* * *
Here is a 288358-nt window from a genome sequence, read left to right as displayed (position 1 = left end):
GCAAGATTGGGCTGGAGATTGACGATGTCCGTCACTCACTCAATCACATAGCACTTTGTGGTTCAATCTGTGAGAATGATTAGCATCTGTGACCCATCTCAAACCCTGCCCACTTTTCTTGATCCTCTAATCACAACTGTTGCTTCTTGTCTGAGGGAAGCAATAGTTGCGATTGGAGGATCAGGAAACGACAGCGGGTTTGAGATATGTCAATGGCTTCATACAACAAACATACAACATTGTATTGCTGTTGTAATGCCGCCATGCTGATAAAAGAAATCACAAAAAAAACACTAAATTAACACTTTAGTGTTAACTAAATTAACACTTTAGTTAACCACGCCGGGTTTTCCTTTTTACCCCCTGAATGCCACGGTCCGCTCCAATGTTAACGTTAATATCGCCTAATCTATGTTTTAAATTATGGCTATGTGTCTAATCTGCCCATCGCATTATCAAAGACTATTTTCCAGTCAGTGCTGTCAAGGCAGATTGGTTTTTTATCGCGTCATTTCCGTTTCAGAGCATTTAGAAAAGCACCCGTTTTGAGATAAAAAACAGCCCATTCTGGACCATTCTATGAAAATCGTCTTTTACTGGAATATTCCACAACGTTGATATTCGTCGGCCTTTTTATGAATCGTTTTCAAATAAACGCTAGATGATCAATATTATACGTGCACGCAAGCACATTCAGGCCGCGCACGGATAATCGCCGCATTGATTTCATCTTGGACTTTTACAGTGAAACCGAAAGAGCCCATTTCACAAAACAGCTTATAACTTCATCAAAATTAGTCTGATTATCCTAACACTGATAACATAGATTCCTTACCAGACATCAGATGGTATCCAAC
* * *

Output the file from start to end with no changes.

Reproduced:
Here is a 288358-nt window from a genome sequence, read left to right as displayed (position 1 = left end):
GCAAGATTGGGCTGGAGATTGACGATGTCCGTCACTCACTCAATCACATAGCACTTTGTGGTTCAATCTGTGAGAATGATTAGCATCTGTGACCCATCTCAAACCCTGCCCACTTTTCTTGATCCTCTAATCACAACTGTTGCTTCTTGTCTGAGGGAAGCAATAGTTGCGATTGGAGGATCAGGAAACGACAGCGGGTTTGAGATATGTCAATGGCTTCATACAACAAACATACAACATTGTATTGCTGTTGTAATGCCGCCATGCTGATAAAAGAAATCACAAAAAAAACACTAAATTAACACTTTAGTGTTAACTAAATTAACACTTTAGTTAACCACGCCGGGTTTTCCTTTTTACCCCCTGAATGCCACGGTCCGCTCCAATGTTAACGTTAATATCGCCTAATCTATGTTTTAAATTATGGCTATGTGTCTAATCTGCCCATCGCATTATCAAAGACTATTTTCCAGTCAGTGCTGTCAAGGCAGATTGGTTTTTTATCGCGTCATTTCCGTTTCAGAGCATTTAGAAAAGCACCCGTTTTGAGATAAAAAACAGCCCATTCTGGACCATTCTATGAAAATCGTCTTTTACTGGAATATTCCACAACGTTGATATTCGTCGGCCTTTTTATGAATCGTTTTCAAATAAACGCTAGATGATCAATATTATACGTGCACGCAAGCACATTCAGGCCGCGCACGGATAATCGCCGCATTGATTTCATCTTGGACTTTTACAGTGAAACCGAAAGAGCCCATTTCACAAAACAGCTTATAACTTCATCAAAATTAGTCTGATTATCCTAACACTGATAACATAGATTCCTTACCAGACATCAGATGGTATCCAAC